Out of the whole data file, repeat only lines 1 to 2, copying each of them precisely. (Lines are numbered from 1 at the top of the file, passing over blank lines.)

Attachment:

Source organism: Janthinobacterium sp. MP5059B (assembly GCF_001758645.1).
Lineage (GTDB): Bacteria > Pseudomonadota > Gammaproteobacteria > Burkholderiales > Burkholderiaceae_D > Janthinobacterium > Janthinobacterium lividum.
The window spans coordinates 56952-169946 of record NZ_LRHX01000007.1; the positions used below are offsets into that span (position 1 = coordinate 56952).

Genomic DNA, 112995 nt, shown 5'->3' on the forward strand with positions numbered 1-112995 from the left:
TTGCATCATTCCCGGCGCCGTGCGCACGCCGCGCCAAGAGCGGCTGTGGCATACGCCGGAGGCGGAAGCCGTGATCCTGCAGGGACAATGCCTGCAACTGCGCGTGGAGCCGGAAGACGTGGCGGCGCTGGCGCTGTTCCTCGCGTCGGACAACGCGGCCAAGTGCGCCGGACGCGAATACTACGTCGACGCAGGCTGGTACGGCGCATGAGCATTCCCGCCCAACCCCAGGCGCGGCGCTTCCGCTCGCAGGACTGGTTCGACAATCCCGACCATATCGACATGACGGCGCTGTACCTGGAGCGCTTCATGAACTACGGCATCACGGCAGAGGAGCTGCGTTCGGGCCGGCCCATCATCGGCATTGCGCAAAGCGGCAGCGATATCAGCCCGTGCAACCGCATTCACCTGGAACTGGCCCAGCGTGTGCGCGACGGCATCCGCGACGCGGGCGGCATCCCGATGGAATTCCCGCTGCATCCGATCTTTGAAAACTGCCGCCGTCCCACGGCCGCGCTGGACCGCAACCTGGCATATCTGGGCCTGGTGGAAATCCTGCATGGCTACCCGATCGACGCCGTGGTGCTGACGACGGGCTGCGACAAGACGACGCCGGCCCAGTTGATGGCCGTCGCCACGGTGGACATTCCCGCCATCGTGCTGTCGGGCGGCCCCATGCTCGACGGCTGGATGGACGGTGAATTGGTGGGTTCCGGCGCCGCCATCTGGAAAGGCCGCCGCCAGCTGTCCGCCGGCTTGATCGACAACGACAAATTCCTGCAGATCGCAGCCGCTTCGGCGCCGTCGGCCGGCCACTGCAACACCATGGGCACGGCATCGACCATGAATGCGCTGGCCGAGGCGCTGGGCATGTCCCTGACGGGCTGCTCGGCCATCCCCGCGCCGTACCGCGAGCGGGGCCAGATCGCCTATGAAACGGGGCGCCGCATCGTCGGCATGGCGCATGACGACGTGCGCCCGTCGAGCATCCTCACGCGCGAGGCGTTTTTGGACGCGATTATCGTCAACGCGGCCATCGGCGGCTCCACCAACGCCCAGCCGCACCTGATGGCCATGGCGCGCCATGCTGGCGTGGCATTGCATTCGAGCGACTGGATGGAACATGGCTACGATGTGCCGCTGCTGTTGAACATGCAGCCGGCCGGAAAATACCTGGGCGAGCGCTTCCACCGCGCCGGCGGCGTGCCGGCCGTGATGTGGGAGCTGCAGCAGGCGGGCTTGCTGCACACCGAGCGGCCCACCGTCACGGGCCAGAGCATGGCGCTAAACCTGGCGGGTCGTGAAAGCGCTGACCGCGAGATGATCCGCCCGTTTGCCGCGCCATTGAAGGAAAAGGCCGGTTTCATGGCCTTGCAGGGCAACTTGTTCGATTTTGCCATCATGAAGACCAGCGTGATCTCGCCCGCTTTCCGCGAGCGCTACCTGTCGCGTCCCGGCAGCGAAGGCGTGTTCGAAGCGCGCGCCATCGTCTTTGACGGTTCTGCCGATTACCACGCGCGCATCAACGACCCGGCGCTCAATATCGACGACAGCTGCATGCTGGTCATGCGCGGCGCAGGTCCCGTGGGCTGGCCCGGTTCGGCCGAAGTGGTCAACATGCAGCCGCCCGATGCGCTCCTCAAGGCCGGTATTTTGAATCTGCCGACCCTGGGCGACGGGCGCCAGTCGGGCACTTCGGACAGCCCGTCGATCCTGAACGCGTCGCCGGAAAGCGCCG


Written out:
Source organism: Janthinobacterium sp. MP5059B (assembly GCF_001758645.1).
Lineage (GTDB): Bacteria > Pseudomonadota > Gammaproteobacteria > Burkholderiales > Burkholderiaceae_D > Janthinobacterium > Janthinobacterium lividum.